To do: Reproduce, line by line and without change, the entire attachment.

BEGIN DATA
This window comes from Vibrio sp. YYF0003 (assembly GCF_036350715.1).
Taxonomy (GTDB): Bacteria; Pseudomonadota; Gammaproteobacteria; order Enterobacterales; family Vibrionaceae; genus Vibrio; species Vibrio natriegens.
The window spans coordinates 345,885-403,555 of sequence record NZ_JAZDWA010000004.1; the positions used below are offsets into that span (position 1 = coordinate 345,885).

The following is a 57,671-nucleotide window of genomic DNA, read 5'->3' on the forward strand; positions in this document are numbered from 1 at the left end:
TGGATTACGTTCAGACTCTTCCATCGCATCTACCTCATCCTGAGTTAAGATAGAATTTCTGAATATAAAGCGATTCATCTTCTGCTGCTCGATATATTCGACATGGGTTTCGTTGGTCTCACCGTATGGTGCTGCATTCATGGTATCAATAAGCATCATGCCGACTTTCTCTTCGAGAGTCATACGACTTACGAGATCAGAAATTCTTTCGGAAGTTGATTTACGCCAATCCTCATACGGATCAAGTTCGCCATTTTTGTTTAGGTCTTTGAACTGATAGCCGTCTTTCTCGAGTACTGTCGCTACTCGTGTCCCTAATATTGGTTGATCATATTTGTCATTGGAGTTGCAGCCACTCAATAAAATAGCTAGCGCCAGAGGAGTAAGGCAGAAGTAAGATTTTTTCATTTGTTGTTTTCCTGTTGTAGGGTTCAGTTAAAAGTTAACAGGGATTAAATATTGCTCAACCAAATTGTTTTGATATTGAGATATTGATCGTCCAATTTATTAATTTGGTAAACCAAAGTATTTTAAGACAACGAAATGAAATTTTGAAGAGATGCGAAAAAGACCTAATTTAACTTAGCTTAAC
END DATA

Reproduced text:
This window comes from Vibrio sp. YYF0003 (assembly GCF_036350715.1).
Taxonomy (GTDB): Bacteria; Pseudomonadota; Gammaproteobacteria; order Enterobacterales; family Vibrionaceae; genus Vibrio; species Vibrio natriegens.
The window spans coordinates 345,885-403,555 of sequence record NZ_JAZDWA010000004.1; the positions used below are offsets into that span (position 1 = coordinate 345,885).

The following is a 57,671-nucleotide window of genomic DNA, read 5'->3' on the forward strand; positions in this document are numbered from 1 at the left end:
TGGATTACGTTCAGACTCTTCCATCGCATCTACCTCATCCTGAGTTAAGATAGAATTTCTGAATATAAAGCGATTCATCTTCTGCTGCTCGATATATTCGACATGGGTTTCGTTGGTCTCACCGTATGGTGCTGCATTCATGGTATCAATAAGCATCATGCCGACTTTCTCTTCGAGAGTCATACGACTTACGAGATCAGAAATTCTTTCGGAAGTTGATTTACGCCAATCCTCATACGGATCAAGTTCGCCATTTTTGTTTAGGTCTTTGAACTGATAGCCGTCTTTCTCGAGTACTGTCGCTACTCGTGTCCCTAATATTGGTTGATCATATTTGTCATTGGAGTTGCAGCCACTCAATAAAATAGCTAGCGCCAGAGGAGTAAGGCAGAAGTAAGATTTTTTCATTTGTTGTTTTCCTGTTGTAGGGTTCAGTTAAAAGTTAACAGGGATTAAATATTGCTCAACCAAATTGTTTTGATATTGAGATATTGATCGTCCAATTTATTAATTTGGTAAACCAAAGTATTTTAAGACAACGAAATGAAATTTTGAAGAGATGCGAAAAAGACCTAATTTAACTTAGCTTAAC